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Gramercy's Gadfly

O. Aldon James Jr., the eccentric president of the National Arts Club, wants to convert Gramercy Park into a public Garden of Eden. But some neighbors think he's the snake.


"Then this woman said it was against the law to feed pigeons!" shrieks O. Aldon James Jr., his polka-dotted bow tie twitching furiously as his Adam's apple bobs up and down. The woman in question is Sharen Benenson, chairman of the Horticultural Society, the Mercantile Library, and, most important, of the Gramercy Park Trustees. Aldon James, her inflamed nemesis, is president of the National Arts Club, the century-old institution on the south side of Gramercy Park that the bespectacled, brogue-shod, seersucker-suited grandee proudly calls "the country's premier vertical artists' colony."

Civic pedigrees notwithstanding, Aldon James and Sharen Benenson have spent the better part of six years in an ugly fight over one of the city's more beloved bastions of gentility, the gated and manicured Gramercy Park. James, who fancies himself the private garden's Oberon, wants the formally sculpted park to cultivate a more romantic aesthetic, and, gasp, be opened to the public. Benenson, who occupies a lifetime seat on the board, has stubbornly resisted any such change. She favors the clean geometry of an Italianate garden; James would prefer to restore traditional French shade canopy -- "with its former magic and mystery and natural wildness." The conflict has generated a flurry of lawsuits, charges and countercharges that have cost the park trustees and the National Arts Club hundreds of thousands in legal fees, to say nothing of the dead fish someone deposited at James's door.

"That woman illegally cut down trees in the park to improve the view from her apartment!" charges James. "She's engaged in arborcide. She is no friend to trees!"

"Aldon wouldn't know an English elm from an English muffin!" retorts Benenson's husband, James Jr.

The battle reached a new pitch last week, when Aldon escorted a phalanx of 50 Washington Irving High School students into the park for a day of "environmental education." When Mrs. Benenson spied the pack of mostly black and Latino students from the living room window in her fifth-floor duplex, she frantically bustled down and ordered them to leave. (Use of the park is officially limited to some 350 key holders, who pay $2,000 per year to the park trust.) After numerous calls to the school principal and the police, James complied, but not before shouting at the teenagers: "Don't talk to this woman! She kills trees!"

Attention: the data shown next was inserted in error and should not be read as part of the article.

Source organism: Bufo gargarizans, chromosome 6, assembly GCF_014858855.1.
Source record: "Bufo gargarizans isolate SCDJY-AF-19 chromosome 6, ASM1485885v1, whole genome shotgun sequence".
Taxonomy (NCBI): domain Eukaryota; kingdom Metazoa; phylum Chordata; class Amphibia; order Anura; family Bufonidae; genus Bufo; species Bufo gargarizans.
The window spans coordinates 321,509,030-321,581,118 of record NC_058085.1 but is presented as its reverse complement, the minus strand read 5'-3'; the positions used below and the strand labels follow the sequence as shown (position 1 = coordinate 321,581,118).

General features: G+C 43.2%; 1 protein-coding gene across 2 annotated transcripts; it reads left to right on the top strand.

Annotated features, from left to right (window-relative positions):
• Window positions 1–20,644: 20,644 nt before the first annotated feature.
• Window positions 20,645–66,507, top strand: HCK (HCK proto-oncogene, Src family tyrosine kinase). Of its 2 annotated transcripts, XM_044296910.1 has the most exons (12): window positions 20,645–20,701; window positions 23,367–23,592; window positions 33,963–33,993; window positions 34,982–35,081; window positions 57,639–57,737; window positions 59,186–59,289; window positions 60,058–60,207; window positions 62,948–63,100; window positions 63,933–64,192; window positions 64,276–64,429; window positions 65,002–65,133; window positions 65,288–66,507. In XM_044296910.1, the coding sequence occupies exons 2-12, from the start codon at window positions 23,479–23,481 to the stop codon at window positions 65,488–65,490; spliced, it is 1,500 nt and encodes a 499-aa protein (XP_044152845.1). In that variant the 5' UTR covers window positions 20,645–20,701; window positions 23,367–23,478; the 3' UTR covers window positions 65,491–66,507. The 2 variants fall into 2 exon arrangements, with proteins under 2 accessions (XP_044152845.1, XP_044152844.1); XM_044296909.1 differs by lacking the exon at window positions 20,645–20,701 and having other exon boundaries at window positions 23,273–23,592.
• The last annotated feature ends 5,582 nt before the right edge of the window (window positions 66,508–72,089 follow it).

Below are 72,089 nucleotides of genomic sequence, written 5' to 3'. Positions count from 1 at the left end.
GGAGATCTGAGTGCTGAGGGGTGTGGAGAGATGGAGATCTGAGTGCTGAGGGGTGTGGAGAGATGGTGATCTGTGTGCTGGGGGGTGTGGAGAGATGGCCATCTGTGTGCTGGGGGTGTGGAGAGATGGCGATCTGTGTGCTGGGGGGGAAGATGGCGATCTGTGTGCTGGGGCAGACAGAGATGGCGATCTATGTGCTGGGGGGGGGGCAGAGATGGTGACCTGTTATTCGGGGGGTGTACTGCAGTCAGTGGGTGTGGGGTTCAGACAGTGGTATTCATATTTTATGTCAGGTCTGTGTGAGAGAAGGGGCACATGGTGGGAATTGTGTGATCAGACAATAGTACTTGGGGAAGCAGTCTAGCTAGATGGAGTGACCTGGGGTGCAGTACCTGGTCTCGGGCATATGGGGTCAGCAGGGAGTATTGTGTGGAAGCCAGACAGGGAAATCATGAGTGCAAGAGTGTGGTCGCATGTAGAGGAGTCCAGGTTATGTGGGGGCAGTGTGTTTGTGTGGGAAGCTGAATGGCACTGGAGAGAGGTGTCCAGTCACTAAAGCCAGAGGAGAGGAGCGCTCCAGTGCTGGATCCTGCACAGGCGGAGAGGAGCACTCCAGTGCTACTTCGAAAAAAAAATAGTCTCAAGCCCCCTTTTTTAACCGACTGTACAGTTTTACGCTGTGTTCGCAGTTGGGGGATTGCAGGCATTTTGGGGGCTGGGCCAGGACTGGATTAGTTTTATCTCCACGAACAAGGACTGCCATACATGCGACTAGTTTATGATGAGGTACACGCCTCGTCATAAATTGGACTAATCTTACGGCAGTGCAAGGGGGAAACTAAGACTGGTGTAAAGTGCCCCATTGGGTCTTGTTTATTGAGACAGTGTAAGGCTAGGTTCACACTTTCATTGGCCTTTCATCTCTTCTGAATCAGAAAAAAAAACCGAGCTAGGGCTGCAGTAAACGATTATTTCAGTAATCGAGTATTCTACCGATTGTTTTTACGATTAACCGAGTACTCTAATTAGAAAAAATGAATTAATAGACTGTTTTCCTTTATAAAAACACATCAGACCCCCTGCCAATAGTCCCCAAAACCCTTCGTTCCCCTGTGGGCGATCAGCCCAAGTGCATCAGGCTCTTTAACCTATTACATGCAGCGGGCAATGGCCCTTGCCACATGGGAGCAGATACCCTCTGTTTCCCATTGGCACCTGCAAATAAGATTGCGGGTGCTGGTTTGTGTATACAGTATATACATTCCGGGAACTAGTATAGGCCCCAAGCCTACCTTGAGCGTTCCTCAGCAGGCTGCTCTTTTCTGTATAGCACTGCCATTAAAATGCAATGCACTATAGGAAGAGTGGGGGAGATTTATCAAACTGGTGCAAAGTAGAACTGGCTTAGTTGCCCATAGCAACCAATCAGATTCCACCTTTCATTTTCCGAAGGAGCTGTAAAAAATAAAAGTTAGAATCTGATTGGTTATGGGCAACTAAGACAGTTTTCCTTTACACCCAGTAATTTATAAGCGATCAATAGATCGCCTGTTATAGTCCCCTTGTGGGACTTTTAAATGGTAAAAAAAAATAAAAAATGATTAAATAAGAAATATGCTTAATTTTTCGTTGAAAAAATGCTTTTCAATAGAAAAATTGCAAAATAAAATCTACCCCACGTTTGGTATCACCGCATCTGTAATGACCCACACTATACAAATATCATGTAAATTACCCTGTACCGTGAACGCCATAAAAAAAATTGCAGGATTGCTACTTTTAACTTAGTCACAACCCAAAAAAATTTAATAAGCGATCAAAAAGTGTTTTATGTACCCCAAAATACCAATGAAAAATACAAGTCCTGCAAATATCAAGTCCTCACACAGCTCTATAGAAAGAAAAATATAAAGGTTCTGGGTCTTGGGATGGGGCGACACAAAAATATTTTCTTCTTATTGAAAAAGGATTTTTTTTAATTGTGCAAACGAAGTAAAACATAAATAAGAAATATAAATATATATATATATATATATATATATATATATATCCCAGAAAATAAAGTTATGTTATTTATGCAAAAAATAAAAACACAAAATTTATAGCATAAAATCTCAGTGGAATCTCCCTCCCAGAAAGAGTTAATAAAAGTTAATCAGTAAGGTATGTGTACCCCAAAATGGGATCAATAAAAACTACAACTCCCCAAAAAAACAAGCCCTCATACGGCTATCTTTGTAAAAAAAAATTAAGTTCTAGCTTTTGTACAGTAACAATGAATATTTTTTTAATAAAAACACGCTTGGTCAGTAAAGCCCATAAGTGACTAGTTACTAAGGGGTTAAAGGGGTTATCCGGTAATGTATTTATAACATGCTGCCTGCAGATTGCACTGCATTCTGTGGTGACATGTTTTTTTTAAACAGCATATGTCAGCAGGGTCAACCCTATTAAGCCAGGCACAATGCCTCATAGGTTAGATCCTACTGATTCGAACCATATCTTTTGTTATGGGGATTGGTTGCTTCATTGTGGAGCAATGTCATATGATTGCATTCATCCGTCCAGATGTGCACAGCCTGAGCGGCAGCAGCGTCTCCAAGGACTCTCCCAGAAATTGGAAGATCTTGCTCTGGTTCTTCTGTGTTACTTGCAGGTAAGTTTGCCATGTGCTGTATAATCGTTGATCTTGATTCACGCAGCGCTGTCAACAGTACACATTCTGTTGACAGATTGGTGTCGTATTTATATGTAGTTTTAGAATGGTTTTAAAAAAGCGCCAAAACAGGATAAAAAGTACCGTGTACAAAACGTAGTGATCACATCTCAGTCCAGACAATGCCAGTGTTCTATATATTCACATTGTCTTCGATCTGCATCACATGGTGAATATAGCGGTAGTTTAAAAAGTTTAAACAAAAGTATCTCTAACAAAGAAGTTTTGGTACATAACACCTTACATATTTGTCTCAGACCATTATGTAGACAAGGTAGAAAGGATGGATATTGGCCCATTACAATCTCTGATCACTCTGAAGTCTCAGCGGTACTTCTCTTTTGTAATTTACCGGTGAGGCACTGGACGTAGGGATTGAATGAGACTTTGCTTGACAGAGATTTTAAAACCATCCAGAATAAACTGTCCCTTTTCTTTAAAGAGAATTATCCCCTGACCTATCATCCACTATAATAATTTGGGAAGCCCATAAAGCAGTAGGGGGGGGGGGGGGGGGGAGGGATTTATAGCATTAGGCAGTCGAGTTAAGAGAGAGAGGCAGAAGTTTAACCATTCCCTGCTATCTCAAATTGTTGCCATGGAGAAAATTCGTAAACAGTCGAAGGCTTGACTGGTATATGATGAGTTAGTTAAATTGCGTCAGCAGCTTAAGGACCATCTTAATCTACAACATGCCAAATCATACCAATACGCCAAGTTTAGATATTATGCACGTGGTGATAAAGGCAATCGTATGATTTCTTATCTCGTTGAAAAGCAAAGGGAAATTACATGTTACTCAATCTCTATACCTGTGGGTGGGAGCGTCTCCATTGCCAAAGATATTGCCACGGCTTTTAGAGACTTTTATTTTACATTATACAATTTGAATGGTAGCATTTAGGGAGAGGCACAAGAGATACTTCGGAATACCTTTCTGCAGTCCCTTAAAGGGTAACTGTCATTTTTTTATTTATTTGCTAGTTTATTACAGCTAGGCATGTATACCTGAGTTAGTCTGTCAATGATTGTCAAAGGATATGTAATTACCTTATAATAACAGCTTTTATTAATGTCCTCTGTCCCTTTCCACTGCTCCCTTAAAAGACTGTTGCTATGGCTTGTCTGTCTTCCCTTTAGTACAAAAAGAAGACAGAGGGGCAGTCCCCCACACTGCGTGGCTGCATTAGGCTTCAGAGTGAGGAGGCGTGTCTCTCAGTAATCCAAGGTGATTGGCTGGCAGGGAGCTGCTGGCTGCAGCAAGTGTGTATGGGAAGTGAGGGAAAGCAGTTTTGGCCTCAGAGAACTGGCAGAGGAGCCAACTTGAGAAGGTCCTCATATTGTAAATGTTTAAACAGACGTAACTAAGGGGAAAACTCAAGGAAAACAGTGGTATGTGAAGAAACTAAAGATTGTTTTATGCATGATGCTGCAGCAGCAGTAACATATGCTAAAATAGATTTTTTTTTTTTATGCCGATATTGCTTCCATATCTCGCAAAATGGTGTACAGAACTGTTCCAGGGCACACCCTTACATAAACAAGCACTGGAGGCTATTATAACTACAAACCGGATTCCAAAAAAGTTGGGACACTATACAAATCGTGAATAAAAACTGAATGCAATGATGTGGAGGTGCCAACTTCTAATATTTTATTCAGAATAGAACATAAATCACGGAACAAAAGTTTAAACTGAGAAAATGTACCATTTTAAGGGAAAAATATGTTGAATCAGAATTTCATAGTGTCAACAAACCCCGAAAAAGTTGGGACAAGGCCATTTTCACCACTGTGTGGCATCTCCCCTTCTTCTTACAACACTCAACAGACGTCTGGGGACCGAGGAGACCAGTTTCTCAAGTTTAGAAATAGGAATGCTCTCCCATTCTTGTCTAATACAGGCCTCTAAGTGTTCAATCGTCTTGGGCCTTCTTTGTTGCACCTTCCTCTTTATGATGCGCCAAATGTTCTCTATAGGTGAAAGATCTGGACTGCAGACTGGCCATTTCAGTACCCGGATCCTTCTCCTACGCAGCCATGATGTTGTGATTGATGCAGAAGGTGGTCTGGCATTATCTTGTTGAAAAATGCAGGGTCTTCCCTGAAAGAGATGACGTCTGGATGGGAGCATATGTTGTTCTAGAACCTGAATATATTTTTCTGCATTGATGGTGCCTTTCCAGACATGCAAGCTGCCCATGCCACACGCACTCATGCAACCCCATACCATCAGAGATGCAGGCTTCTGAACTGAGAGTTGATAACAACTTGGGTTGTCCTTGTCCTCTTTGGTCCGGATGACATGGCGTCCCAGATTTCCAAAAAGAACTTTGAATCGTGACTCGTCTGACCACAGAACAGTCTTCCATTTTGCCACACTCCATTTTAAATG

"When I first met that woman, I thought she was a sweet church mouse," says James. "Now I see she's an attack rat."

The tug-of-war has the president of the National Arts Club a bit frazzled. One morning, he stands in front of an eighteen-foot bay window on the club's parlor floor, recounting past skirmishes in such a torrent that it's often difficult to understand him. "Then that woman had the groundskeeper withdraw the water dishes, so now the poor birds -- people were going in there, trying to fill -- I mean the woman is unbelievable! There are birdhouses -- people had beautiful Victorian birdhouses in the park -- and you say, 'Well, surely she would restore them?' Well, no thank you! And now she wants to build birdhouses with no holes because she doesn't want sparrows in the park! And why? Because they're not a Native American bird!"

James stops suddenly and peers out at the park, a glass of Perrier fizzing in his hand. "Oh, oh, oh! I don't even like to go into the park anymore! It just upsets me too much! This woman is crazy! When I first met her, I thought of her as a church mouse. Now we see that she's an attack rat! This woman -- "

"This woman" may be a thorn in James's side, but he proudly describes the institution he has presided over for the past fourteen years as a "multicolored bouquet of roses." Is he the ribbon around the bouquet? "I am one rose," he demurs modestly. "I'm merely one more player on this volleyball team," he says, raising his fist, "throwing in my heart and soul!"

If Sharen Benenson is so far winning the battle to keep change from infiltrating the wrought-iron gates of Gramercy Park, change itself runs happily amok within the walls of its dowager neighbor, the National Arts Club. Founded by New York Times art critic Charles de Kay with the mission of uniting "art lovers and art makers," the National Arts Club is a private-membership club that has been a part of the city's cultural fabric for more than a century. Its members once included collectors like Pierpont Morgan and Henry Frick and a vast assortment of famous artists, including Mark Twain, Stanford White, Alfred Stieglitz, and Salvador Dalí, who was wont to arrive at the club accompanied by his ocelot. "Gramercy Park is called the American Bloomsbury, and we are the keepers of that tradition," insists James. "We can be very immodest about that."

Comprising two row houses that were originally the residence of Samuel Tilden, later renovated by Central Park co-designer Calvert Vaux, the 40-room Gothic mansion is as impressive as the club's name, which often misleads visitors into thinking that the private institution has a public function. Visiting dignitaries have made trips to the club, and their photos hang in the club's entryway alongside the likes of Robin Leach's and Marla Hanson's. "Last week a woman came in and started shouting, 'Where's President Clinton? I have an appointment with him!" confides one employee. "She waited in the foyer all day."

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